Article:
I started playing Dungeons and Dragons years ago, with friends from seminary who would come together every other Sunday night (with alarming irregularity) and play via Skype. I was a complete neophyte, but I’d play in person with Colin, who would walk me through the basics on mute as the rest of the group deliberated whatever challenge was being thrown at us.
I started bookbinding in 2018 (which, I know, I get cooler and cooler as this post goes on), and my instructor, Laura, turned me on to Critical Role. From there, I was invited to a game they were starting (and that continues on with unsurprising regularity. Thank you, Mark.) And at some point, I thought I wanted to run a game.
So I did with the online group, and that game is ongoing. (Yes, I’m part of three games right now; no, it’s not a problem.) In a week, I’ll be taking a foray into DMing in person for the first time, with at least three beginners, though it may be closer to five, the whole group.
This post, I’ll be talking about worldbuilding and mapmaking, as I try to figure it out, and acquire art skills I do not have.
As this is a homebrewed game (that is, not taking place in the officially created/sanctioned/licensed/prepared worlds provided by Wizards of the Coast), I have to develop a world in which the game takes place. I know that the world is called Kheserath, I know that the city the adventure begins in is the Septapolis, and I have some ideas for other nations characters may have heard of. But that’s it.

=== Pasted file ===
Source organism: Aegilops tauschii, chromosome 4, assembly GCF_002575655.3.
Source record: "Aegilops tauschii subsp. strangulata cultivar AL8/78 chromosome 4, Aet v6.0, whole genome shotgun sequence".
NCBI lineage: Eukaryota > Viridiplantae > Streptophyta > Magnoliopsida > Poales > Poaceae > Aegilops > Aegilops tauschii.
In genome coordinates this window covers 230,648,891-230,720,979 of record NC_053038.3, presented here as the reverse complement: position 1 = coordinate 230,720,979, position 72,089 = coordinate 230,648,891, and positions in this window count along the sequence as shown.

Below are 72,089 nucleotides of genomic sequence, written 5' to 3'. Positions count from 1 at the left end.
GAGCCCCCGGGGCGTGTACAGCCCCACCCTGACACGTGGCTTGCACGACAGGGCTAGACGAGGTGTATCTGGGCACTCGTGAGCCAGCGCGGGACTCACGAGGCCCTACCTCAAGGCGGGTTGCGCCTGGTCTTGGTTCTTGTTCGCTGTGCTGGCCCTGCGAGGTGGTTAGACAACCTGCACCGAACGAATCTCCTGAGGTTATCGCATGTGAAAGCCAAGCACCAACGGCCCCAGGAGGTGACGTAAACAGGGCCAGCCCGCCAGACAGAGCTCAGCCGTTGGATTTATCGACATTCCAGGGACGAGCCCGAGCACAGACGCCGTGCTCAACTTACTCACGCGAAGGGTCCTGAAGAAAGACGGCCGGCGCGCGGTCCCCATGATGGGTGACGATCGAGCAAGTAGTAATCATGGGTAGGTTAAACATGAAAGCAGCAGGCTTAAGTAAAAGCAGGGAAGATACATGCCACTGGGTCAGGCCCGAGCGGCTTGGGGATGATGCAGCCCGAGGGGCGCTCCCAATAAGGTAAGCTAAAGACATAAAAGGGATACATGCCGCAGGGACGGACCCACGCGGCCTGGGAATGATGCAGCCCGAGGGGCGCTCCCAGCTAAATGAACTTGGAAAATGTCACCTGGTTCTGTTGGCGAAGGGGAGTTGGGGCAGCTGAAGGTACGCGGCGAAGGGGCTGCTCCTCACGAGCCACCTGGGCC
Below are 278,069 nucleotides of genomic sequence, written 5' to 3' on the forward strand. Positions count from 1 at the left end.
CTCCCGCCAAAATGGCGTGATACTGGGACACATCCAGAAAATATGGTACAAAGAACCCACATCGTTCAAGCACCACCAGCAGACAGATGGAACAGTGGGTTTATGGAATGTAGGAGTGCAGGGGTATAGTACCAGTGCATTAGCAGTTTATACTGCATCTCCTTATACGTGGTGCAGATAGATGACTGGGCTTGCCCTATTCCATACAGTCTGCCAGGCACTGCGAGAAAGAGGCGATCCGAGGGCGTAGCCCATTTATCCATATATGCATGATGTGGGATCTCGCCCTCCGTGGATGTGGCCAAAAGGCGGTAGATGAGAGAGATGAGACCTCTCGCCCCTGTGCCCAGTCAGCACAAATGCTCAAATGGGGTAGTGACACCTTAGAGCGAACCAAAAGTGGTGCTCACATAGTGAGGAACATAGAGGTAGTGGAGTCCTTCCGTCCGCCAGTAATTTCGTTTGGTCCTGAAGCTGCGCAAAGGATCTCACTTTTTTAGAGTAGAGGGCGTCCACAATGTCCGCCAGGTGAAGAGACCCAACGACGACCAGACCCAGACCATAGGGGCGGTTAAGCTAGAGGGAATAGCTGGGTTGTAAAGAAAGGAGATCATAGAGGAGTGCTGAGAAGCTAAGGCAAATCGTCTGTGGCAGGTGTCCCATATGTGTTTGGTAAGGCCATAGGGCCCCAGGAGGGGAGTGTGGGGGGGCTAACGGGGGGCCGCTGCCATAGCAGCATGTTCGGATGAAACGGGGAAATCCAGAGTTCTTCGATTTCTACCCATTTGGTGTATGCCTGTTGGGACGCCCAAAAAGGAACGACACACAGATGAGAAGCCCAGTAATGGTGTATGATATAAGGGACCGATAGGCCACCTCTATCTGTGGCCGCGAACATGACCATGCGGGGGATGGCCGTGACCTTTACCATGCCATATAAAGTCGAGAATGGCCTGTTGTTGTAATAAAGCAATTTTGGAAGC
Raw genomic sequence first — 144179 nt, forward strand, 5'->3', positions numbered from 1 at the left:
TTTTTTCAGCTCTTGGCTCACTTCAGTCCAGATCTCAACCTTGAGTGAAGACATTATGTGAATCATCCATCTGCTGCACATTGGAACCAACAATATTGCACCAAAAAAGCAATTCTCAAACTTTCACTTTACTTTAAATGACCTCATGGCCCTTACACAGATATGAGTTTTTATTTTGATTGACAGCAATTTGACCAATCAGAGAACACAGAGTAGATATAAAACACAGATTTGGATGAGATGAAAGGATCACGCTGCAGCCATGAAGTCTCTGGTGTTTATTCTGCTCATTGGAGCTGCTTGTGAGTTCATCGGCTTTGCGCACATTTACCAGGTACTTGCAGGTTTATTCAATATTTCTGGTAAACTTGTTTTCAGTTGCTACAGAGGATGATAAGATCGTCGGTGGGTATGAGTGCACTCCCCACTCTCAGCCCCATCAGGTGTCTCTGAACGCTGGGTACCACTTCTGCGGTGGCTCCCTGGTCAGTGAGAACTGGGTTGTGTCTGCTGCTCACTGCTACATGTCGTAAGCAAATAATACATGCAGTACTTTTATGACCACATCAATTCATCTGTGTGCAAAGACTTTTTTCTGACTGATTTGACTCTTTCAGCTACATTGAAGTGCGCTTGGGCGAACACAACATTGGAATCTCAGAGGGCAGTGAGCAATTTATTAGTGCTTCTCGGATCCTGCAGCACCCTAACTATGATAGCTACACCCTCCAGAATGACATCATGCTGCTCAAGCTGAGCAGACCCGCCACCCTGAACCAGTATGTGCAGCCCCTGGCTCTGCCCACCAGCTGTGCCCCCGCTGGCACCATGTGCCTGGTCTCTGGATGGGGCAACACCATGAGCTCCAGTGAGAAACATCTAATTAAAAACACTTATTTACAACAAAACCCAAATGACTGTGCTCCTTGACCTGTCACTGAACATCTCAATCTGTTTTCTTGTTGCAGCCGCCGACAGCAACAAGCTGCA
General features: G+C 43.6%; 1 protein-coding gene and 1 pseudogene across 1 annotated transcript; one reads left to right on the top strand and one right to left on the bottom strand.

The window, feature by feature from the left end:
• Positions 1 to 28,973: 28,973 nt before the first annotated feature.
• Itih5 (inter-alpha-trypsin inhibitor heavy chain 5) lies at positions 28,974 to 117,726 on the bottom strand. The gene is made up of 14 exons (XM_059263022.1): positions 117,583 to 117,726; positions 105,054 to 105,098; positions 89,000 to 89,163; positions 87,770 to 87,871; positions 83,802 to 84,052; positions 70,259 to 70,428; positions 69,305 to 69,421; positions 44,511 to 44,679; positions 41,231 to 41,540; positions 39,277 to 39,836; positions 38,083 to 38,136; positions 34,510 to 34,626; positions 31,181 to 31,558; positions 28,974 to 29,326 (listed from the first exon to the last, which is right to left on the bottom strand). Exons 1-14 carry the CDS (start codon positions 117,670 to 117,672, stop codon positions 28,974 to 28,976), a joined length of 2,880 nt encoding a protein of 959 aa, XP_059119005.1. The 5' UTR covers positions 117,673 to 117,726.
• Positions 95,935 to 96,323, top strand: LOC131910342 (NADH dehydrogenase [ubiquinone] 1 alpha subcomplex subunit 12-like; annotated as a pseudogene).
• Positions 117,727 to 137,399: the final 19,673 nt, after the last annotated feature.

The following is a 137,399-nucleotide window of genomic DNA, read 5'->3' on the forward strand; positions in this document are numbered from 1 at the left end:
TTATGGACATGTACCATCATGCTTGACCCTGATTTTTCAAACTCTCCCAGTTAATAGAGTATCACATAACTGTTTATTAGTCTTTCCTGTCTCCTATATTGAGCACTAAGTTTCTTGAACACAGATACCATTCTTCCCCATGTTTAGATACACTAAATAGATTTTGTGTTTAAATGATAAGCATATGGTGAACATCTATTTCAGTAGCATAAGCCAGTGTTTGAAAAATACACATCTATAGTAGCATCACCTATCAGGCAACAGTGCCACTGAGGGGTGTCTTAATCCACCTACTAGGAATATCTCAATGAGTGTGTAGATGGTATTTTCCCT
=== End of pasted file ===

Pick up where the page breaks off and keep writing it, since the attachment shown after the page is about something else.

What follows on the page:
So how do we build a world?
Step one: grab a bunch of dice, decide what each type means, and prepare to throw them on a big sheet of paper.
Shake them around, and get ready for step two: throwing them onto a sheet of paper that will become a map.
Imgur user LaserDaserPhaserRazor gave a tutorial that I’m adapting; you can find it here if you wish. I know I want my world to have three continents, so I’m doing this three times. (I’ve changed the number of dice each time.)
First up: the western continent.
The dice land, and an outline forms. I decided to mark d20s with an x, d8s with an o, and d4s with a dash.
The coastlines aren’t set, and it can look rather blobby. Next, the north/eastern continent.
Forgive the blurriness, I’ll work on that in the future. When there was overlap with the western continent and I liked it, I kept it. When there wasn’t, I didn’t. There aren’t any hard and fast rules to this, except what you decide is worthy of being done.
Finally, I filled out the map some; the south had just a few little ticks and tocks on it.
All in all, it lead to this:
And it’s nowhere near done, obviously–looking at you, blobby Australia down at the bottom of the map. I’ll get the rotation settings right on the next post–but for now, I’ll be sharpening pencils as I prepare to sharpen lines, build coasts, and set up routes and boundaries. Stay tuned!